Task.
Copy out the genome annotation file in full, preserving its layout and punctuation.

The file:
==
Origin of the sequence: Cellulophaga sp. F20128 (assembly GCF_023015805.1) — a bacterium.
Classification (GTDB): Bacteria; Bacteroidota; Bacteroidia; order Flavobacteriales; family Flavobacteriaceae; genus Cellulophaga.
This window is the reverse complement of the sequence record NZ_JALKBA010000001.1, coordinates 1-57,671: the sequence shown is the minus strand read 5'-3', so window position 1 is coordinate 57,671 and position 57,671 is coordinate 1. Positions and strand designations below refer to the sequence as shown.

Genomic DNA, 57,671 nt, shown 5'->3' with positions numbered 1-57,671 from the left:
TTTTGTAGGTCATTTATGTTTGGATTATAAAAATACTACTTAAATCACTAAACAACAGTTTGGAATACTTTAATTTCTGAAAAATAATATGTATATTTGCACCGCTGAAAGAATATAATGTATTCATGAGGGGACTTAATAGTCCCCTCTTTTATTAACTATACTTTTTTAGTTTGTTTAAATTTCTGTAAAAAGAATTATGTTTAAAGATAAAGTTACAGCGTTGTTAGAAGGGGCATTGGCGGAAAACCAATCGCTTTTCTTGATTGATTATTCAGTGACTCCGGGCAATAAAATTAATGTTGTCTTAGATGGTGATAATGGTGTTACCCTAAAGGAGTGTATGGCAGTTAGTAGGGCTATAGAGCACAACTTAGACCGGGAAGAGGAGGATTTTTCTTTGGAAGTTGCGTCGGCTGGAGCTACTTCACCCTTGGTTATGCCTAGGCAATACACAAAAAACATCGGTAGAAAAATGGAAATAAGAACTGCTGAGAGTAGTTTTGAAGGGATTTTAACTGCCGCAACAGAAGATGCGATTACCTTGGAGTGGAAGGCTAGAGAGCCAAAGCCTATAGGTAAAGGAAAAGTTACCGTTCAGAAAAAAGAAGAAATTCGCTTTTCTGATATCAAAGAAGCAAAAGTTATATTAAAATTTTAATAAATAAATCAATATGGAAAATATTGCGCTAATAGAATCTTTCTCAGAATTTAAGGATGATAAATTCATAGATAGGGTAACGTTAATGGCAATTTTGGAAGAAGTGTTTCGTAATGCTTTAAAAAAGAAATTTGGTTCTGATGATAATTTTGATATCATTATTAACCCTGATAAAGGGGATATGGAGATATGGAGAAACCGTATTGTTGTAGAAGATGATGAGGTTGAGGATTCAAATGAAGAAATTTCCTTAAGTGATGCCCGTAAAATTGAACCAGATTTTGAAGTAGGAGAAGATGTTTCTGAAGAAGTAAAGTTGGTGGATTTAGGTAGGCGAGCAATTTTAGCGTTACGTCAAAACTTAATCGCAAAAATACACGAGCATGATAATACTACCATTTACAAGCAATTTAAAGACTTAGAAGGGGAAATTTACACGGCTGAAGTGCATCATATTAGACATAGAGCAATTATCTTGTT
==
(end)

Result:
Origin of the sequence: Cellulophaga sp. F20128 (assembly GCF_023015805.1) — a bacterium.
Classification (GTDB): Bacteria; Bacteroidota; Bacteroidia; order Flavobacteriales; family Flavobacteriaceae; genus Cellulophaga.
This window is the reverse complement of the sequence record NZ_JALKBA010000001.1, coordinates 1-57,671: the sequence shown is the minus strand read 5'-3', so window position 1 is coordinate 57,671 and position 57,671 is coordinate 1. Positions and strand designations below refer to the sequence as shown.

Genomic DNA, 57,671 nt, shown 5'->3' with positions numbered 1-57,671 from the left:
TTTTGTAGGTCATTTATGTTTGGATTATAAAAATACTACTTAAATCACTAAACAACAGTTTGGAATACTTTAATTTCTGAAAAATAATATGTATATTTGCACCGCTGAAAGAATATAATGTATTCATGAGGGGACTTAATAGTCCCCTCTTTTATTAACTATACTTTTTTAGTTTGTTTAAATTTCTGTAAAAAGAATTATGTTTAAAGATAAAGTTACAGCGTTGTTAGAAGGGGCATTGGCGGAAAACCAATCGCTTTTCTTGATTGATTATTCAGTGACTCCGGGCAATAAAATTAATGTTGTCTTAGATGGTGATAATGGTGTTACCCTAAAGGAGTGTATGGCAGTTAGTAGGGCTATAGAGCACAACTTAGACCGGGAAGAGGAGGATTTTTCTTTGGAAGTTGCGTCGGCTGGAGCTACTTCACCCTTGGTTATGCCTAGGCAATACACAAAAAACATCGGTAGAAAAATGGAAATAAGAACTGCTGAGAGTAGTTTTGAAGGGATTTTAACTGCCGCAACAGAAGATGCGATTACCTTGGAGTGGAAGGCTAGAGAGCCAAAGCCTATAGGTAAAGGAAAAGTTACCGTTCAGAAAAAAGAAGAAATTCGCTTTTCTGATATCAAAGAAGCAAAAGTTATATTAAAATTTTAATAAATAAATCAATATGGAAAATATTGCGCTAATAGAATCTTTCTCAGAATTTAAGGATGATAAATTCATAGATAGGGTAACGTTAATGGCAATTTTGGAAGAAGTGTTTCGTAATGCTTTAAAAAAGAAATTTGGTTCTGATGATAATTTTGATATCATTATTAACCCTGATAAAGGGGATATGGAGATATGGAGAAACCGTATTGTTGTAGAAGATGATGAGGTTGAGGATTCAAATGAAGAAATTTCCTTAAGTGATGCCCGTAAAATTGAACCAGATTTTGAAGTAGGAGAAGATGTTTCTGAAGAAGTAAAGTTGGTGGATTTAGGTAGGCGAGCAATTTTAGCGTTACGTCAAAACTTAATCGCAAAAATACACGAGCATGATAATACTACCATTTACAAGCAATTTAAAGACTTAGAAGGGGAAATTTACACGGCTGAAGTGCATCATATTAGACATAGAGCAATTATCTTGTT